Friday, November 27, 2015

Harrowing story of Polish Jews whose hiding place was a sewer

About the movie
In Darkness
MPAA rating:
for violence, disturbing images, sexuality, nudity and language
Running time:
Release date:
Krzysztof Skonieczny; Maria Schrader; Agnieszka Grochowska; Kinga Preis; Benno Fürmann; Herbert Knaup; Robert Wieckiewicz
Directed by:
Agnieszka Holland
On the web:
In Darkness Official Site

Agnieszka Holland's In Darkness, nominated for a foreign-language Academy Award (it lost, to A Separation), is set in the city of Lvov, then part of Poland and now the Ukraine, in the midst of World War II. It's a harrowing Holocaust tale, but one that speaks to humankind's capacity to endure, to fight on in the face of terrible cruelty.

Adapted from Robert Marshall's book In the Sewers of Lvov, Holland's technically impressive film offers a grueling account of the true story of a group of Jews who spent 14 months living in a rat-infested underground sewer, dark, damp, and redolent of human excrement. These were not heroes, but ordinary citizens - flawed, afraid, ungenerous - who, forced from the ghettos as the Nazis lined up Jews for the work camps, and the death camps, fled to the sewers instead.

In Darkness is also, pivotally, the story of a city sewer worker, Leopold Socha (Robert Wieckiewicz). A married man, a Gentile, whose moral core seems fairly coreless at first, Socha takes money to harbor the Jews - guiding them to hideouts, bringing food and supplies. It was a mercernary act, not a missionary one, but over the course of the year and two months that he served as their secret guardian, Socha undergoes his own transformation. Like many of his Polish brethren, he felt antipathy toward the folks with the stars sewn on their clothes, living in the ghetto. But as he comes to know them, playing with the children and befriending Mundek (Benno Fürmann), a brawny thug who insists on returning aboveground to look for a missing girl, Socha puts himself at risk, sacrificing his own safety and standing in the community to help the frightened fugitives.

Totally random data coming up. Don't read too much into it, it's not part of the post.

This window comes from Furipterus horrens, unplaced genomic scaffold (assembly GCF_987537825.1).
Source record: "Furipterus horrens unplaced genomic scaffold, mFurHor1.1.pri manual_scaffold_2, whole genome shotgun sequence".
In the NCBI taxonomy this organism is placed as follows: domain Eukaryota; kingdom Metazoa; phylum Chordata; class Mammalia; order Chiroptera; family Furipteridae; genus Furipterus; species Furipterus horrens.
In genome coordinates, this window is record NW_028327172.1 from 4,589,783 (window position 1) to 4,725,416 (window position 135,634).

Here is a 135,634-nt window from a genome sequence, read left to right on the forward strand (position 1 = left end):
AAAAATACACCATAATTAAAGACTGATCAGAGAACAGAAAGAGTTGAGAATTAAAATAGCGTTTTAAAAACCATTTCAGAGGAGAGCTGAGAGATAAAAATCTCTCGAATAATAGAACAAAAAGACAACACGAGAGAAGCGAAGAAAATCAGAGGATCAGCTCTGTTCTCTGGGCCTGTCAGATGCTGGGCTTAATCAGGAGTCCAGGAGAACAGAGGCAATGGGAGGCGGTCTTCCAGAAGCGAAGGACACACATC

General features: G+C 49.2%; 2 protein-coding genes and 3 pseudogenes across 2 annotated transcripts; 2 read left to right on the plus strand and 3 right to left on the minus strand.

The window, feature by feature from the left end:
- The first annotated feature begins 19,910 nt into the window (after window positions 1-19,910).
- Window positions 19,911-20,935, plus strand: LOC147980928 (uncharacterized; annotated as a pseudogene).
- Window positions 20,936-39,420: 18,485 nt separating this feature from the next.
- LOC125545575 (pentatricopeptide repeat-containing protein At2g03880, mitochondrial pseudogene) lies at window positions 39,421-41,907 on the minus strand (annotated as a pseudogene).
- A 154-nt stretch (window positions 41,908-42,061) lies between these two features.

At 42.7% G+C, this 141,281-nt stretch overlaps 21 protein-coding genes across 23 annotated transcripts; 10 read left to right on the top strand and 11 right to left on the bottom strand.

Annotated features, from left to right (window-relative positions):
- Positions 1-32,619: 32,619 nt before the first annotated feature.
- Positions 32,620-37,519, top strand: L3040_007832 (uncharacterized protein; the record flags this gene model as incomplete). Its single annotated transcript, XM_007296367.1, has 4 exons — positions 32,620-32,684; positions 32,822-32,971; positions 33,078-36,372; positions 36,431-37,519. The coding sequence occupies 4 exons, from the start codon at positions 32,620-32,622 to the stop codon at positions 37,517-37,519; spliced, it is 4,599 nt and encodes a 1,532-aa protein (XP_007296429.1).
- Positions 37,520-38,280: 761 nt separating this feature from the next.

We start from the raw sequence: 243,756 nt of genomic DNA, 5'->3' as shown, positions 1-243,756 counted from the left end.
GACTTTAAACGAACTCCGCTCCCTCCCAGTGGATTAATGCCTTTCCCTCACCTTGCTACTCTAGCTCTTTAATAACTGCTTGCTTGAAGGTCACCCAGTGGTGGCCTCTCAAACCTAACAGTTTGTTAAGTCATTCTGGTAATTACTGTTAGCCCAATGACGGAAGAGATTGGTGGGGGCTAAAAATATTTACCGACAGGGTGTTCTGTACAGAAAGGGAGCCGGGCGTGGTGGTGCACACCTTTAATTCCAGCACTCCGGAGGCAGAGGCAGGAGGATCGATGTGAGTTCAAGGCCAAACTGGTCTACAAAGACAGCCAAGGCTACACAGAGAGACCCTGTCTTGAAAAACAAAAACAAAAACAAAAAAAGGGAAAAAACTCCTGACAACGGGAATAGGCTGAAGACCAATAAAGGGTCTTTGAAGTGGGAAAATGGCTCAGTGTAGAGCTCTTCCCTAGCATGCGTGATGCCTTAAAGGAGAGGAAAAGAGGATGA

Holland, shooting in confined spaces with little light, elicits taut performances from a strong cast. The filmmaker, whose career took off with a very different sort of Holocaust film, 1990's Oscar-nominated Europa Europa, understands that most of these stories arrive at a point of unspeakable, incomprehensible horror. These moments force us to ask questions about ourselves, our existence, about the nature of man and the nature of God - or if there is a God at all.

In Darkness asks these questions. The answers are troubling, inspiring, frightening, true.

Contact Steven Rea at 215-854-5629 or Read his blog, "On Movies Online," at


Inquirer Movie Columnist and Critic
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